Ever since I first read this book to my three year-old two weeks ago, she has been going around the house chanting, “I will make it snow. Azikanapo!” and “EE-OO! Thump! Thump! EE-OO! Thump! Thump! Yo Yo Yo! Yo Yo Yo!” The second graders were no different. Even though it was the last book I read on a glorious sunny Friday afternoon at the very end of the day, I could hear them in the halls after school singing, “EE-OO! Thump! Thump!” Even though it’s a bit lengthy for some of the age groups I usually read to, the chants are enough to hold their interest. This is a book that will probably become one of my all time favorite read-alouds.

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The second graders are all anxious to know which picture book will win the real Caldecott Award tomorrow morning, and so am I. I’ve promised that I will do my best to try to bring the actual book in to read to them on Friday. I hope they won’t be disappointed in the result. Some Caldecott winners are definitely more readily appealing to kids than others, and I’m curious to know what this year’s committee decides.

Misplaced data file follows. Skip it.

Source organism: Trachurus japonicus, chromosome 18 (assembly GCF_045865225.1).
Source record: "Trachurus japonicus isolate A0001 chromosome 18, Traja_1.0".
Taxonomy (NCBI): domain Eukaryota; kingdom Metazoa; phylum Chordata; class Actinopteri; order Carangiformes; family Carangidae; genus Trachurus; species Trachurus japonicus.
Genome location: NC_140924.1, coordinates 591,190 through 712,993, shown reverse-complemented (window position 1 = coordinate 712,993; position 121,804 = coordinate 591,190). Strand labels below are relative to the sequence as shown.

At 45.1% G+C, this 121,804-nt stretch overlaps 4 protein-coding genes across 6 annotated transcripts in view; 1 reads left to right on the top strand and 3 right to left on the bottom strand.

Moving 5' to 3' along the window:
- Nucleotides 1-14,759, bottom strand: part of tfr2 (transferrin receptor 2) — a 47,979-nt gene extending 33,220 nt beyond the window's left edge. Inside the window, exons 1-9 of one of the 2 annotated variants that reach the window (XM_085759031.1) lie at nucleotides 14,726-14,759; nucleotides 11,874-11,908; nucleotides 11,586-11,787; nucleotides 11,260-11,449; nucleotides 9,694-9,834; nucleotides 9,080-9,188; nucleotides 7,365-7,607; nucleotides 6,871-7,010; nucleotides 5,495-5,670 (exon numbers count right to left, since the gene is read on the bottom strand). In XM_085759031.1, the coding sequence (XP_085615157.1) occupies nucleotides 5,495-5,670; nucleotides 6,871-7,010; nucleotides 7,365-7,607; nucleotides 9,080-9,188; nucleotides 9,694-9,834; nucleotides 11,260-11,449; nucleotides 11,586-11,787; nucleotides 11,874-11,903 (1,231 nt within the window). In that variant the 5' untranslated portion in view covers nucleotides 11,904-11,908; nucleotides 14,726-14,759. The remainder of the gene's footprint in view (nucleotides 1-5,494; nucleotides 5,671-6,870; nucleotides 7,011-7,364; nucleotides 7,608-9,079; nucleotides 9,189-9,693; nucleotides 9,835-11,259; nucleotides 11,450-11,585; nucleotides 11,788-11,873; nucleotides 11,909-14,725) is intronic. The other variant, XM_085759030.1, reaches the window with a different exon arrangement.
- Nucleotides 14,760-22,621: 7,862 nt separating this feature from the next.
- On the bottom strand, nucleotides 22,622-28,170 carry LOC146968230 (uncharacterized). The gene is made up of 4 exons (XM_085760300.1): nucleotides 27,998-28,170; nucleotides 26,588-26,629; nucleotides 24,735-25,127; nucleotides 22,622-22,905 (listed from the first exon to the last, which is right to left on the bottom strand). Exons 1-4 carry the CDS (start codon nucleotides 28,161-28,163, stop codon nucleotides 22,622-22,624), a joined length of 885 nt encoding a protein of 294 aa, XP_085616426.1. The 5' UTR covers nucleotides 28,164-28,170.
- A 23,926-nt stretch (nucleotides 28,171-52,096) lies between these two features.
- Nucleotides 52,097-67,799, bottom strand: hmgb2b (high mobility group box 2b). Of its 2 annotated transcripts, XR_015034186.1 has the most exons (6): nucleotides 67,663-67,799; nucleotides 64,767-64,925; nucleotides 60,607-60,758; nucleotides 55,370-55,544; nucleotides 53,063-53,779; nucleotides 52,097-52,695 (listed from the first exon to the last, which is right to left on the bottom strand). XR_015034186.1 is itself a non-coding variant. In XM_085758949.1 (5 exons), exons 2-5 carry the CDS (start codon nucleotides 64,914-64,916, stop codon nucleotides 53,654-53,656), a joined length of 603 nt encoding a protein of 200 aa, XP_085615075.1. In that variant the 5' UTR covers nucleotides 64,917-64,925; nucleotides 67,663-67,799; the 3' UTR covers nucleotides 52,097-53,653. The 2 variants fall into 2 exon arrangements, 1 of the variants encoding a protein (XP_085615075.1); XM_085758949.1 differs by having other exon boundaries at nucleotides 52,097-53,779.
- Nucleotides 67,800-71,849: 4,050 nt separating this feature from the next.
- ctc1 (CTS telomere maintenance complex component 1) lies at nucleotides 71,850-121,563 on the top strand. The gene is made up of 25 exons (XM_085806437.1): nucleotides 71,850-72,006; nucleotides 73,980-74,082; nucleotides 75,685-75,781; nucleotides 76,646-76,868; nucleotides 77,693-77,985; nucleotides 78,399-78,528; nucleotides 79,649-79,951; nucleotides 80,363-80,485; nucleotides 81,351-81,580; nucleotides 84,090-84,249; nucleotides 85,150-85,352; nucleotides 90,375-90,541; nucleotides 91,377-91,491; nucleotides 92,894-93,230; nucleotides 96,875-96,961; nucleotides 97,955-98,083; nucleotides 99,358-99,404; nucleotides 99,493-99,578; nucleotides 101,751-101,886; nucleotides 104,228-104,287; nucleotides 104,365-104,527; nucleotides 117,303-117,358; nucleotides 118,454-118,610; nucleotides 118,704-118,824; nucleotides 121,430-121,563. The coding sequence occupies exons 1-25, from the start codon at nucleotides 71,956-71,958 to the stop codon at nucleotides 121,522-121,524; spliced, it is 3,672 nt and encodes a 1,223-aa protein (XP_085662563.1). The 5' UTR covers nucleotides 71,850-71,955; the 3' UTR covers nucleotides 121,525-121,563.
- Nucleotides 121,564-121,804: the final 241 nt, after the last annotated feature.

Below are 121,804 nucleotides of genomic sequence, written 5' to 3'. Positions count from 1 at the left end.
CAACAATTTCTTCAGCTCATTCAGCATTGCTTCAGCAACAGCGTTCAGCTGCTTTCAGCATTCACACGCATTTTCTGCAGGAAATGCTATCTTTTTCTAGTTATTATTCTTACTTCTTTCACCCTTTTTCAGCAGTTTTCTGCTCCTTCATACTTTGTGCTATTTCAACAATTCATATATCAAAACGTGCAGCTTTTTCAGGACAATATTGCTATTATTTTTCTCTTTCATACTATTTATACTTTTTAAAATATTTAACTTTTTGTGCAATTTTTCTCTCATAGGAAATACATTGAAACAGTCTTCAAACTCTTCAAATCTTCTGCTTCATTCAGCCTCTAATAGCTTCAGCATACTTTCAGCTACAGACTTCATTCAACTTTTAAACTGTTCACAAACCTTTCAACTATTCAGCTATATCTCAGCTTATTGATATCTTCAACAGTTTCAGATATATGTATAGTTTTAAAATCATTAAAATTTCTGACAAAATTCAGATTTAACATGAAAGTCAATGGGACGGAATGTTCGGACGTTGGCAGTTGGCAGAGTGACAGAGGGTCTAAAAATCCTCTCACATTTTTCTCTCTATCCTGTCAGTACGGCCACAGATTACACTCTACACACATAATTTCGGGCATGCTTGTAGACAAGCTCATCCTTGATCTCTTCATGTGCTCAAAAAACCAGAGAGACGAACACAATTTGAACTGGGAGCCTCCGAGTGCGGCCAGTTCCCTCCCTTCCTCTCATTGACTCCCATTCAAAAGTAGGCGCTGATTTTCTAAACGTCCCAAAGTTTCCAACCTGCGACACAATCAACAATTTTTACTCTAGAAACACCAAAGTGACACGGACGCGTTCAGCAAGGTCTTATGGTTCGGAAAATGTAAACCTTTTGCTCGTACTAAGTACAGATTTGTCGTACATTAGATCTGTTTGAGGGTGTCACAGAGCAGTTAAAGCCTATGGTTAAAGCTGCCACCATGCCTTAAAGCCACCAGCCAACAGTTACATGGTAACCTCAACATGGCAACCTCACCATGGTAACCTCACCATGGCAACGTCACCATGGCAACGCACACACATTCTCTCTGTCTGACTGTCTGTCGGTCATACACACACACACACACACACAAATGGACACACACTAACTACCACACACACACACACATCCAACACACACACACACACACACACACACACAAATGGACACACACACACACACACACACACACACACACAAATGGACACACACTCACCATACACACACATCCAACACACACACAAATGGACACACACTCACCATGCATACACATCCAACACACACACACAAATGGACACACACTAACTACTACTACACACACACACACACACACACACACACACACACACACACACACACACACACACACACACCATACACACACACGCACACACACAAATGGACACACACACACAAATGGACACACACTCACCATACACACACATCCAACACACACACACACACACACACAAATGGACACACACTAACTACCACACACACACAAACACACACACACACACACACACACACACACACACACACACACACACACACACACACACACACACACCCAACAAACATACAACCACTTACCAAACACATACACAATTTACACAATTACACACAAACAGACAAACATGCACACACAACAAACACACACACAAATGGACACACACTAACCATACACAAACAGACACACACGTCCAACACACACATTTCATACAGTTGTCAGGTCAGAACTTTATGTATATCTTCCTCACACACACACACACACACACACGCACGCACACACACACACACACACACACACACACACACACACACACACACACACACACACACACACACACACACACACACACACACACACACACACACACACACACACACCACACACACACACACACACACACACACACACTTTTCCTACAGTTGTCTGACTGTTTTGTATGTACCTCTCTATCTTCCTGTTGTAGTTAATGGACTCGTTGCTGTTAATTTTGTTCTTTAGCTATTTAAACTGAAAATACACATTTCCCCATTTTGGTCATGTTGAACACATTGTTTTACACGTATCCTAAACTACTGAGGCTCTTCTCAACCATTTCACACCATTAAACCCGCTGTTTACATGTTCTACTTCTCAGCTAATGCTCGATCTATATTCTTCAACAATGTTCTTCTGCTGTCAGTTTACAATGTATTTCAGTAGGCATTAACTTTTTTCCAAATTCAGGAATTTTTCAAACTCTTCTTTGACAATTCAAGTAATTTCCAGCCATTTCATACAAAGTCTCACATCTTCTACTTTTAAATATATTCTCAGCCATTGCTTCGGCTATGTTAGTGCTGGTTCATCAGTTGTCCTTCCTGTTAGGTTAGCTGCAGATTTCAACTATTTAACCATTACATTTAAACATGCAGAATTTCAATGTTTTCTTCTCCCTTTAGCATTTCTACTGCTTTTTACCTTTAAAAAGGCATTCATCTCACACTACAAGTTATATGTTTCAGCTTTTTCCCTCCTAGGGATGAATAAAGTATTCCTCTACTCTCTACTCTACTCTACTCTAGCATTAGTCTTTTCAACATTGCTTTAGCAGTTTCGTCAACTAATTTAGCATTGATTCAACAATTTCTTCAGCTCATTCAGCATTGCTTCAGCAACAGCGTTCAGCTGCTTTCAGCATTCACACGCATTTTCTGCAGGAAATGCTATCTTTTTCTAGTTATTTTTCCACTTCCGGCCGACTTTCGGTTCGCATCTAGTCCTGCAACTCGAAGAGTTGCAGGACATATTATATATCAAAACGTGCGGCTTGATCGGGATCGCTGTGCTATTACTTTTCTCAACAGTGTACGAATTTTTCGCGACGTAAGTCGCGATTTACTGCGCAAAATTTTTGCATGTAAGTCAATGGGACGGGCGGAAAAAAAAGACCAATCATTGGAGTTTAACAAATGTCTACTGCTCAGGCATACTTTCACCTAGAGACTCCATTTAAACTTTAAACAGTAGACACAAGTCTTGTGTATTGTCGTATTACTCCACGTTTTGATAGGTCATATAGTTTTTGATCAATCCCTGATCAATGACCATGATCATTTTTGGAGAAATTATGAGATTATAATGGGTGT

No matter who wins, it’s been a fun and engaging exercise for both me and the kids to see which ones they liked the best. Even though there were clear favorites in both classes on both the days that I read to them, there were a lot of different opinions. And that was only with four books each week to choose from. I can’t even imagine how hard it must be for the Caldecott committee to choose one winner out of all of the hundreds of books that have been published this year!